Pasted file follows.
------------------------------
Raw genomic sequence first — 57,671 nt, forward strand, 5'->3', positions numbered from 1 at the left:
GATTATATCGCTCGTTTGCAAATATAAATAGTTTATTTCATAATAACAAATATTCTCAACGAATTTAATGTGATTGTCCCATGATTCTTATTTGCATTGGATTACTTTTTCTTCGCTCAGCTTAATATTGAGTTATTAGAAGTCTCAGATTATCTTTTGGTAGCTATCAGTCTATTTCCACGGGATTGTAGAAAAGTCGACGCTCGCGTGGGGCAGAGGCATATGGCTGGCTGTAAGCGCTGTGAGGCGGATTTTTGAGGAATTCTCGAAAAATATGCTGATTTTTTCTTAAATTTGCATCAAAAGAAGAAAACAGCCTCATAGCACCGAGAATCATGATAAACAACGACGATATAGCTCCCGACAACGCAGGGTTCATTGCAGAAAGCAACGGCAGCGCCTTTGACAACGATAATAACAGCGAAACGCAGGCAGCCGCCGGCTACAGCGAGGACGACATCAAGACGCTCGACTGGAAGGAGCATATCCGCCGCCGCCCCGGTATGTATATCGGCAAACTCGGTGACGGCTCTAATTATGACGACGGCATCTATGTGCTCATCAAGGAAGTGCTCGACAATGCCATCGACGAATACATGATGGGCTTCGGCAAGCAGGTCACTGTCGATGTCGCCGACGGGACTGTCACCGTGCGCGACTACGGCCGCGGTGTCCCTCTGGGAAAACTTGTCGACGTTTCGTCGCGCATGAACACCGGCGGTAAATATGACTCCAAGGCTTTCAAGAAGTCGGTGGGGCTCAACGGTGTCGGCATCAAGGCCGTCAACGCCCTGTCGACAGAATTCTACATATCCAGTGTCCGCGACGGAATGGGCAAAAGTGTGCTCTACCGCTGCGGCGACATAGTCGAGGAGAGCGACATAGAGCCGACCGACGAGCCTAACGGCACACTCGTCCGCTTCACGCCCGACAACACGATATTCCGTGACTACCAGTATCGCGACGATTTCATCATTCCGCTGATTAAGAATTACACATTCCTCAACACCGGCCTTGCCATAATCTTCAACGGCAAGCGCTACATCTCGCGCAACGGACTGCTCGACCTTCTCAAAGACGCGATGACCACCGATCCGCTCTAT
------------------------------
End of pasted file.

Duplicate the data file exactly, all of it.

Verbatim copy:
Raw genomic sequence first — 57,671 nt, forward strand, 5'->3', positions numbered from 1 at the left:
GATTATATCGCTCGTTTGCAAATATAAATAGTTTATTTCATAATAACAAATATTCTCAACGAATTTAATGTGATTGTCCCATGATTCTTATTTGCATTGGATTACTTTTTCTTCGCTCAGCTTAATATTGAGTTATTAGAAGTCTCAGATTATCTTTTGGTAGCTATCAGTCTATTTCCACGGGATTGTAGAAAAGTCGACGCTCGCGTGGGGCAGAGGCATATGGCTGGCTGTAAGCGCTGTGAGGCGGATTTTTGAGGAATTCTCGAAAAATATGCTGATTTTTTCTTAAATTTGCATCAAAAGAAGAAAACAGCCTCATAGCACCGAGAATCATGATAAACAACGACGATATAGCTCCCGACAACGCAGGGTTCATTGCAGAAAGCAACGGCAGCGCCTTTGACAACGATAATAACAGCGAAACGCAGGCAGCCGCCGGCTACAGCGAGGACGACATCAAGACGCTCGACTGGAAGGAGCATATCCGCCGCCGCCCCGGTATGTATATCGGCAAACTCGGTGACGGCTCTAATTATGACGACGGCATCTATGTGCTCATCAAGGAAGTGCTCGACAATGCCATCGACGAATACATGATGGGCTTCGGCAAGCAGGTCACTGTCGATGTCGCCGACGGGACTGTCACCGTGCGCGACTACGGCCGCGGTGTCCCTCTGGGAAAACTTGTCGACGTTTCGTCGCGCATGAACACCGGCGGTAAATATGACTCCAAGGCTTTCAAGAAGTCGGTGGGGCTCAACGGTGTCGGCATCAAGGCCGTCAACGCCCTGTCGACAGAATTCTACATATCCAGTGTCCGCGACGGAATGGGCAAAAGTGTGCTCTACCGCTGCGGCGACATAGTCGAGGAGAGCGACATAGAGCCGACCGACGAGCCTAACGGCACACTCGTCCGCTTCACGCCCGACAACACGATATTCCGTGACTACCAGTATCGCGACGATTTCATCATTCCGCTGATTAAGAATTACACATTCCTCAACACCGGCCTTGCCATAATCTTCAACGGCAAGCGCTACATCTCGCGCAACGGACTGCTCGACCTTCTCAAAGACGCGATGACCACCGATCCGCTCTAT